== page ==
Last week, we announced the pre-release of PostSharp Threading Toolkit, a library of aspects implementing best-practice patterns of multithreaded applications. The toolkit is available on NuGet and its source code is hosted on GitHub.

Note: the source code of the ping-pong example is available on GitHub too.

The Right Level of Abstraction

The motto of this toolkit is that direct use of the System.Threading namespace brings so much complexity that it cannot scale to large object models. In other words, if you’re using System.Threading or just locks in your business or UI layer (except in a few very specific classes), you are probably addressing the threading concern at the wrong level of abstraction, and you and your co-workers will perhaps have difficulties to handle that complexity in large applications.

A far better approach to multithreading is to grab a few threading models and to make sure everyone understands them. Then, select the proper threading model for every part of your application (UI and domain will probably require a different threading model). Finally, implement the threading model in all your classes. That final step is obviously the most complex and time-consuming (there can be thousands of classes) and cancels the benefits of abstraction – unless you are getting the tools for the job: Erlang, F#, or… PostSharp Threading Toolkit.

The Bad: Mutable Shared State

Imagine you have a room full of accounting assistants all working on the yearly balance of the same company. To make it easier to share information among workers, the manager thought it was smart to decide that all accounts will be maintained on a blackboard, so that many workers can update it simultaneously. (I chose a blackboard on purpose, because if whiteboards existed, they would probably have chosen a computer.)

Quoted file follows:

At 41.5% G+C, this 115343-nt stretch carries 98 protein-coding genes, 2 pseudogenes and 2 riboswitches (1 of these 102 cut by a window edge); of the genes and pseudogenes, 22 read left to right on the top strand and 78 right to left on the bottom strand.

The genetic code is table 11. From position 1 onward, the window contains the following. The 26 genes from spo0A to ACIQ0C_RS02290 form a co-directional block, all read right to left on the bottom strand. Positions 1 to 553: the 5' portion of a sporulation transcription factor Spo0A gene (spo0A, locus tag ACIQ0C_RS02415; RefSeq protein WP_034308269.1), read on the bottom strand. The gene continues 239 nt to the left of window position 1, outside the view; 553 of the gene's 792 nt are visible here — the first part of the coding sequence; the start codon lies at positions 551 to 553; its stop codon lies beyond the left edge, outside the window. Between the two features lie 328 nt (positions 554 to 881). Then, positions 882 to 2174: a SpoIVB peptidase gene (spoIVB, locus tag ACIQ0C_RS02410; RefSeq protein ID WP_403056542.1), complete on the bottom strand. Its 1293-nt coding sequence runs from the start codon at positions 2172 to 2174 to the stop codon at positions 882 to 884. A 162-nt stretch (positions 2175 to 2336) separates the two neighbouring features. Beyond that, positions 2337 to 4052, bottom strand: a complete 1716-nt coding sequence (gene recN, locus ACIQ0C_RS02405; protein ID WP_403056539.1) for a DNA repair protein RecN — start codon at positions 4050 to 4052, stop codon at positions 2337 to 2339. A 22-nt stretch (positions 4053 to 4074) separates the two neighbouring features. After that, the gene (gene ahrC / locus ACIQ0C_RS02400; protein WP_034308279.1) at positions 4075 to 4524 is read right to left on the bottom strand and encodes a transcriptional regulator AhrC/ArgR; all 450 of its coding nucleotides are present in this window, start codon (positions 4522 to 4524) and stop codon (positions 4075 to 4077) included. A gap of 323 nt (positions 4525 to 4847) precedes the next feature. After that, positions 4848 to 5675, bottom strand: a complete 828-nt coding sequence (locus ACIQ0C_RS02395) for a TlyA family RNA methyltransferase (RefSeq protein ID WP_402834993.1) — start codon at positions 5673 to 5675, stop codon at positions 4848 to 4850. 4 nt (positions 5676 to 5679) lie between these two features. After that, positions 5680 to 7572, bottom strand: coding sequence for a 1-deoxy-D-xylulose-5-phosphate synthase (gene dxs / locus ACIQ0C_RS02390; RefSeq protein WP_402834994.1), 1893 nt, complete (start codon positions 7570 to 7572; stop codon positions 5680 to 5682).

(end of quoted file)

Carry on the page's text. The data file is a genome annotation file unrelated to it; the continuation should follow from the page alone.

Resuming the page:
It’s clear that workers of this team need to cooperate (i.e., communicate) in order to get their jobs done, otherwise they are going to overwrite each other’s accounting lines and mess with the balance.

The moral in the fable: concurrent access by several workers to shared mutable state causes mess.

A state (typically: a field or an element array) is mutable if it can be modified. It is shared if it can be read or updated by several workers concurrently. Immutable shared state does not cause conflict (all workers can concurrently look at the President’s picture on the wall). Private mutable state is safe too (there would be no issue if every worker was assigned a single account).

Actors Against Mutable Shared State

Actor-Based Programming (or simply actors) address the problem of multithreaded software by eradicating mutable shared state. Formally, the Actor model wants to ensure that, for any state:

     NOT (state is mutable AND state is shared).

In other words, the Actor model ensures that:

     state is mutable XOR state is shared.

The Actor model implements these restrictions using – guess what: actors! Think of as Actor as an object-oriented class (with some children objects such as collections, perhaps).

The Actor model is based on the following principles:

  • Actors communicate between each other and with the rest of the world using messages.
  • Messages are immutable.
  • An actor process only one message at a time.
  • Processing messages may cause a change of the state of the actor that processes it. Other state changes must be ordered through message passing.

The principles ensure that the only mutable state is private to an actor, and since the message-passing mechanism guarantees actors are single-threaded, the mutable state is not shared among different processors.